Tension a piece of string between the two stakes; making sure that the line is level – use a spirit level or a laser level. There should be no slack. Otherwise, the string will sink in the middle.

The lowest end of the lawn will need reinforcing with sleepers or planks to the height of the highest level of the soil. This will ensure the ground doesn’t sink downwards with gravity.

Fill out the soil, using the string as a guide.

How to level a garden: The tools you’ll need.

If you’re considering carrying out the work for yourself, use this checklist to make sure you have everything you’re going to need at Step 1 of the process:

  1. Spade
  2. Rake
  3. Wheelbarrow
  4. Spirit level (or laser level)
  5. Garden soil
  6. Picket posts
  7. Thin rope
  8. Lawn roller
  9. Knee pads
  10. Gardening gloves

If you’re going to lay a new lawn, you’ll need:

How much does it cost to level a garden?

If you’re doing the work for yourself, the main costs are for topsoil and any tools you don’t already have.

Measure your lawn area precisely to calculate how much topsoil you’re likely to need. Don’t estimate it; use a tape measure. And measure it twice to ensure you’ve got the correct figures to work with.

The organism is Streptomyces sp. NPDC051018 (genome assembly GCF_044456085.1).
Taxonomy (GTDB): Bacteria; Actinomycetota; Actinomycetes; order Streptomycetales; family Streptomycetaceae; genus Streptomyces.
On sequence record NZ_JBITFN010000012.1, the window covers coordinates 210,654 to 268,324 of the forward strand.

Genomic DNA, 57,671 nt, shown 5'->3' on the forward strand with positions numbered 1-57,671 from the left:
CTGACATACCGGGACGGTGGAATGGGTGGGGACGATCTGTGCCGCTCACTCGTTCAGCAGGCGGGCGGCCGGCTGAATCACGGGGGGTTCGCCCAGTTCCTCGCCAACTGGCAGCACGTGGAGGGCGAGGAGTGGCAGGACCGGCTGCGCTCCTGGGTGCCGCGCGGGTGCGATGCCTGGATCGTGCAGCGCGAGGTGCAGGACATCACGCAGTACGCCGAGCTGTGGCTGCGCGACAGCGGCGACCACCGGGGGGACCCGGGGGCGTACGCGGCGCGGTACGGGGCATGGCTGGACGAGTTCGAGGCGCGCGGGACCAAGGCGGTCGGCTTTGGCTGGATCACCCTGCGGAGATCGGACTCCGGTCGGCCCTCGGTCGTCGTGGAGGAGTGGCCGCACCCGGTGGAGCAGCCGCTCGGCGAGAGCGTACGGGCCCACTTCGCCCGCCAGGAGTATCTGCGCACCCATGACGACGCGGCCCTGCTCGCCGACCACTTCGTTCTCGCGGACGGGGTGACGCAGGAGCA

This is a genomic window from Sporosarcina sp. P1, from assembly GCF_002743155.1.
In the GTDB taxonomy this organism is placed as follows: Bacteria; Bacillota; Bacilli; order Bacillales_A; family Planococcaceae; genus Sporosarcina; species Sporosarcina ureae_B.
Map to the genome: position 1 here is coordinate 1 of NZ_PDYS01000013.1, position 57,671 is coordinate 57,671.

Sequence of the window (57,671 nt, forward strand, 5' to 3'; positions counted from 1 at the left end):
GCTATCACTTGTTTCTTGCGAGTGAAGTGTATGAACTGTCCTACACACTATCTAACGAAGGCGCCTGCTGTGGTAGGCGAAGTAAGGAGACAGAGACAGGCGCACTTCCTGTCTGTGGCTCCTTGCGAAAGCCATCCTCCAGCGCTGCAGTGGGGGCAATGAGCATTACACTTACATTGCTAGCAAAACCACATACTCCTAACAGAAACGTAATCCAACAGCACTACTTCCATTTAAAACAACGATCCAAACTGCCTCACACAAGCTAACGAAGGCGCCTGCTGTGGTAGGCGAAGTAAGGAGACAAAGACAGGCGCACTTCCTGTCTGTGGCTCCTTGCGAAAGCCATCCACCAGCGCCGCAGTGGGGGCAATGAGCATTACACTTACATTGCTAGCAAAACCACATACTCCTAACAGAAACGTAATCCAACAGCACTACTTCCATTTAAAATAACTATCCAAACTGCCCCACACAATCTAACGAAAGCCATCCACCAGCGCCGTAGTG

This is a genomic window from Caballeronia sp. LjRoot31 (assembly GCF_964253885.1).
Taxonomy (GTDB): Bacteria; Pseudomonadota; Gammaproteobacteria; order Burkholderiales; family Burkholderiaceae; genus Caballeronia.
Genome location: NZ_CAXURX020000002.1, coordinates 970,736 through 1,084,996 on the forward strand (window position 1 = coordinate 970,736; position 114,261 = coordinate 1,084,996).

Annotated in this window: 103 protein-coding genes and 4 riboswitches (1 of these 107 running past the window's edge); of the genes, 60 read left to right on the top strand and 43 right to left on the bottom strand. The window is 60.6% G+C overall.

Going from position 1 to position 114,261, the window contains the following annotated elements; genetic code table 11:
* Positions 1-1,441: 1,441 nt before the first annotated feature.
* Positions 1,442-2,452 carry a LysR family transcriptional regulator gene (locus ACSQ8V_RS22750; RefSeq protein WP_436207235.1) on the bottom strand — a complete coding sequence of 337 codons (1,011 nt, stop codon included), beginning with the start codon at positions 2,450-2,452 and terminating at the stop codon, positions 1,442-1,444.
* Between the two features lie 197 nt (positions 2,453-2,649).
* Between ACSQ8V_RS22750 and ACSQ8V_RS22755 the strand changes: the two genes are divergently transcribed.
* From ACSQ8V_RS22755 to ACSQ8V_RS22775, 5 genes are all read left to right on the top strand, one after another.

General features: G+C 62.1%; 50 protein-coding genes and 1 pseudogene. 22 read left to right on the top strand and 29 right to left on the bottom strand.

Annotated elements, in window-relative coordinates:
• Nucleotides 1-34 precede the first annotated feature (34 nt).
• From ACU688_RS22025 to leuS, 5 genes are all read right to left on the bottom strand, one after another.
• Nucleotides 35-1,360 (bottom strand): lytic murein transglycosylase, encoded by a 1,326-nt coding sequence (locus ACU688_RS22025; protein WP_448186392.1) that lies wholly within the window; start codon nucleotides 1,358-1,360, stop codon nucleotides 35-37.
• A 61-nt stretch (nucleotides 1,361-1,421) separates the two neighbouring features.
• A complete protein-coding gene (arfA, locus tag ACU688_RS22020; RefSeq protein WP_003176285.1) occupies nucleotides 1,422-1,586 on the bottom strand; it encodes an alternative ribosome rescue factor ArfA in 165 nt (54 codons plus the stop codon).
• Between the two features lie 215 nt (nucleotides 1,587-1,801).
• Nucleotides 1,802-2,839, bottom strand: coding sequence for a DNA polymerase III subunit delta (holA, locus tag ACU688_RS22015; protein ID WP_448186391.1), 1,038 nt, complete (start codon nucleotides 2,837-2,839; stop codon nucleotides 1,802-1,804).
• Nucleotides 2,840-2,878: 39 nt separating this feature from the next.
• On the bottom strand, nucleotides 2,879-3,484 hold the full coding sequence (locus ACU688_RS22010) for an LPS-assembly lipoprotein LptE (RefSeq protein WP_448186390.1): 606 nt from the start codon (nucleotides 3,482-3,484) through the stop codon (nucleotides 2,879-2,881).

If you’re laying turf, you’ll need a minimum of 15cm of good quality topsoil. If you’re filling in a relatively small surface area, you might be OK using bagged topsoil from a garden centre, costing around 20p per litre.

However, if you’re levelling a sloping garden, you’d be better off ordering topsoil from a specialist company that will deliver and drop the soil into your garden for you.

Roughly speaking, topsoil can cost between £20 to more than £80 per tonne.

If you’re paying a professional to level your garden, it’s likely to cost around £1500. Of course, it depends on the size of your lawn.

It generally costs around £800 for a 40m² garden if it’s not sloping.

Ready to get started?

We hope we’ve given you all the information you need to plan your garden levelling project. But if you still have questions, we’d love to hear from you.

Just email us, and we’ll get back to you asap!

Thanks for reading!


How do you level a garden without a digger?

You’ll need stakes and string, a garden spade, a rake, a spirit level, topsoil, a wheelbarrow, and a roller.

Do I need planning permission to level my garden?

You don’t usually require planning permission for ground-level projects, such as erected decking, patios, or relaying turf. However, decking needs to be less than 30cm above ground level.

Are you allowed to raise the entire level of your garden?

Always check before substantially raising the level of your garden. In general, increasing the ground level may require planning permission. If you’re levelling out a sloping garden, you may not need permission, but it depends on whether you affect your neighbours’ view.

Louis Hooft
Founder & Lawn expert
Introducing Louis Hooft, the founder of MOOWY and your reliable expert. With a profound love for stunning lawns and extensive experience in garden maintenance, Louis is here to assist garden enthusiasts in achieving a greener and livelier outdoors than ever before. Count on Louis for invaluable tips, clever tricks, and top-notch products to make your garden flourish!